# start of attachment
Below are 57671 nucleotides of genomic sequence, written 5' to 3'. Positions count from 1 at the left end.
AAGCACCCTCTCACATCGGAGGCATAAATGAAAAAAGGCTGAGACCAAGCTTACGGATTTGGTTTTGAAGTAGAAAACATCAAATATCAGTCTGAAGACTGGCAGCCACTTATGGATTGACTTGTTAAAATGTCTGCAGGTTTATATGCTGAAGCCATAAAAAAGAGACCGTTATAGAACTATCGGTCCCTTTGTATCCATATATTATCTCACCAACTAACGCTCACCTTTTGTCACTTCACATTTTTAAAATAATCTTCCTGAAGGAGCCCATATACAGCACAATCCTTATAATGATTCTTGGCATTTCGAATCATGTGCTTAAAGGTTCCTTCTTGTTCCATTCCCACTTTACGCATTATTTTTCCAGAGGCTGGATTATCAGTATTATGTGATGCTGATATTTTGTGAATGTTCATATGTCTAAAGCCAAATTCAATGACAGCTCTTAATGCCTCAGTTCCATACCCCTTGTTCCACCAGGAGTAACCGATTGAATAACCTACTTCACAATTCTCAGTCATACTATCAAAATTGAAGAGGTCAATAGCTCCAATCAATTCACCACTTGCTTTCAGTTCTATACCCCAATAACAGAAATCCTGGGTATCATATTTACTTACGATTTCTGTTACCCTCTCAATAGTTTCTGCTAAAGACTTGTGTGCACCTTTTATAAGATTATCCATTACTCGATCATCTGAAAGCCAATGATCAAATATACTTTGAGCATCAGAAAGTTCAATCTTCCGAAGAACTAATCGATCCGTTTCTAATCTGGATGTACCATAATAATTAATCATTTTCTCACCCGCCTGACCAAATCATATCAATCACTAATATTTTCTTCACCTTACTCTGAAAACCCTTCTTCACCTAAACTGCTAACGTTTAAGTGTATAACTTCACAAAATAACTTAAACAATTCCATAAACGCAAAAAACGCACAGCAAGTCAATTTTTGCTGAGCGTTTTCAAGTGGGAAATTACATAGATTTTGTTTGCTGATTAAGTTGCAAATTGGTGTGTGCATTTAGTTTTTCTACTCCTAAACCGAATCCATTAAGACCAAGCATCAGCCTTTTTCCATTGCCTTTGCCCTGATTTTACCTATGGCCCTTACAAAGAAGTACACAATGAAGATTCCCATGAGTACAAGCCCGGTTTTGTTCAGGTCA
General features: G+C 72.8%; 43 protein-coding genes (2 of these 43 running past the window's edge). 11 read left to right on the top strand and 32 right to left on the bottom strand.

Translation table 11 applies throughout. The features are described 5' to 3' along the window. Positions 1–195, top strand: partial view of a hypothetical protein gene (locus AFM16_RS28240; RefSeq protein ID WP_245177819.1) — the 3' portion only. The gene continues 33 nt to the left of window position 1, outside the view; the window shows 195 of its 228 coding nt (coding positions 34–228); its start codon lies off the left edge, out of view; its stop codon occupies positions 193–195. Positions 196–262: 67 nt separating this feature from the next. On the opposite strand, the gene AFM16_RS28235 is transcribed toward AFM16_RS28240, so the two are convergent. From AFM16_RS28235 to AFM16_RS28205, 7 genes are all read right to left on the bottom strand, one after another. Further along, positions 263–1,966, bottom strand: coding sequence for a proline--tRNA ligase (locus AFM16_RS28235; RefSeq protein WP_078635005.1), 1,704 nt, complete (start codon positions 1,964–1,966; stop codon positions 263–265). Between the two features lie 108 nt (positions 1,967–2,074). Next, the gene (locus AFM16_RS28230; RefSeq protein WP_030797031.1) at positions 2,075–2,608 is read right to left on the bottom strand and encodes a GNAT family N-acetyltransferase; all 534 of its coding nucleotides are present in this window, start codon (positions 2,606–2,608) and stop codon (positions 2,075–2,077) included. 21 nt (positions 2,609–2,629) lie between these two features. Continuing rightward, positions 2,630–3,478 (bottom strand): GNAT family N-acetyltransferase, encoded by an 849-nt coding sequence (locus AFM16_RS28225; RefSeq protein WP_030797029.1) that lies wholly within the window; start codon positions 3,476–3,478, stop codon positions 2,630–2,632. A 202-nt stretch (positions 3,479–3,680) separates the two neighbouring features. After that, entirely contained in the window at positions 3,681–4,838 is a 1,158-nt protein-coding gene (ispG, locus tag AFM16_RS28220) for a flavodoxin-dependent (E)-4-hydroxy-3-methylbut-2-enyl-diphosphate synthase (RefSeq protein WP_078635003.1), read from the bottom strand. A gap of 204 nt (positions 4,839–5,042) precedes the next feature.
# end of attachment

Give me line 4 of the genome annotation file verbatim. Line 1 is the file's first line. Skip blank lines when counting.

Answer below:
Translation table 11 applies throughout. The features are described 5' to 3' along the window. Positions 1–195, top strand: partial view of a hypothetical protein gene (locus AFM16_RS28240; RefSeq protein ID WP_245177819.1) — the 3' portion only. The gene continues 33 nt to the left of window position 1, outside the view; the window shows 195 of its 228 coding nt (coding positions 34–228); its start codon lies off the left edge, out of view; its stop codon occupies positions 193–195. Positions 196–262: 67 nt separating this feature from the next. On the opposite strand, the gene AFM16_RS28235 is transcribed toward AFM16_RS28240, so the two are convergent. From AFM16_RS28235 to AFM16_RS28205, 7 genes are all read right to left on the bottom strand, one after another. Further along, positions 263–1,966, bottom strand: coding sequence for a proline--tRNA ligase (locus AFM16_RS28235; RefSeq protein WP_078635005.1), 1,704 nt, complete (start codon positions 1,964–1,966; stop codon positions 263–265). Between the two features lie 108 nt (positions 1,967–2,074). Next, the gene (locus AFM16_RS28230; RefSeq protein WP_030797031.1) at positions 2,075–2,608 is read right to left on the bottom strand and encodes a GNAT family N-acetyltransferase; all 534 of its coding nucleotides are present in this window, start codon (positions 2,606–2,608) and stop codon (positions 2,075–2,077) included. 21 nt (positions 2,609–2,629) lie between these two features. Continuing rightward, positions 2,630–3,478 (bottom strand): GNAT family N-acetyltransferase, encoded by an 849-nt coding sequence (locus AFM16_RS28225; RefSeq protein WP_030797029.1) that lies wholly within the window; start codon positions 3,476–3,478, stop codon positions 2,630–2,632. A 202-nt stretch (positions 3,479–3,680) separates the two neighbouring features. After that, entirely contained in the window at positions 3,681–4,838 is a 1,158-nt protein-coding gene (ispG, locus tag AFM16_RS28220) for a flavodoxin-dependent (E)-4-hydroxy-3-methylbut-2-enyl-diphosphate synthase (RefSeq protein WP_078635003.1), read from the bottom strand. A gap of 204 nt (positions 4,839–5,042) precedes the next feature.